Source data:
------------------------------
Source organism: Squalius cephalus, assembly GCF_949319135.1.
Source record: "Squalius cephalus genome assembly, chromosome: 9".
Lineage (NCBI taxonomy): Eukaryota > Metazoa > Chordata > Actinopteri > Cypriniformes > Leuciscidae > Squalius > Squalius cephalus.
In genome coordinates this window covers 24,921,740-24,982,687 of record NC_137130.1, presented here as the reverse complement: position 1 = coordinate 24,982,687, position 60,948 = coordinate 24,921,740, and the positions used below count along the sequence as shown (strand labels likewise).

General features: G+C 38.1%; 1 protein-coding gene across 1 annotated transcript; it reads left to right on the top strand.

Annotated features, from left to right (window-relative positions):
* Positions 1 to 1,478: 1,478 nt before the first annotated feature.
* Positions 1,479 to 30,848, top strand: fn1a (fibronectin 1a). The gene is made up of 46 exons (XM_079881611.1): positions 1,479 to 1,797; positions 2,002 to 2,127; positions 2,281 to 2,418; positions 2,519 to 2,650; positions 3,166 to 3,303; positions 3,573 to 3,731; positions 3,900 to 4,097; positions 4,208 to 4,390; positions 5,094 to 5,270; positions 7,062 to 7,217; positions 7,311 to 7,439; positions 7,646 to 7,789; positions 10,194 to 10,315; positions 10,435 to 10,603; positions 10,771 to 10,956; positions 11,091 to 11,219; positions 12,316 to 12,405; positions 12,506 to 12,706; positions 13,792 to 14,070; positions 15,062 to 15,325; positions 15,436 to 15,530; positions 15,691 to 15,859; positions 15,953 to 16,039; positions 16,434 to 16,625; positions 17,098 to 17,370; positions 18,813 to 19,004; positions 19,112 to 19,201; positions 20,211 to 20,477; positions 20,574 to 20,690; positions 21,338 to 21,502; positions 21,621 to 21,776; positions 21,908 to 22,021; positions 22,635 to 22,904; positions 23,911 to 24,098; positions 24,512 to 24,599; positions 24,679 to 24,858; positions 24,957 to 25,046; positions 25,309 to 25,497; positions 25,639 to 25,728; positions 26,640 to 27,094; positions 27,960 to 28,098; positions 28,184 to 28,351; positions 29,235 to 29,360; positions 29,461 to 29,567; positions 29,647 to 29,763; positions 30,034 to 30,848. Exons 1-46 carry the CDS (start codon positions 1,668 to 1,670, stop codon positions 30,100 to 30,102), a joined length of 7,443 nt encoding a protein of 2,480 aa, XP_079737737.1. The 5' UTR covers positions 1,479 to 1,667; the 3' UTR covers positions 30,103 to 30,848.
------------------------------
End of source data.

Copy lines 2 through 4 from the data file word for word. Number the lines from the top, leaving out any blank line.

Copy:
Source record: "Squalius cephalus genome assembly, chromosome: 9".
Lineage (NCBI taxonomy): Eukaryota > Metazoa > Chordata > Actinopteri > Cypriniformes > Leuciscidae > Squalius > Squalius cephalus.
In genome coordinates this window covers 24,921,740-24,982,687 of record NC_137130.1, presented here as the reverse complement: position 1 = coordinate 24,982,687, position 60,948 = coordinate 24,921,740, and the positions used below count along the sequence as shown (strand labels likewise).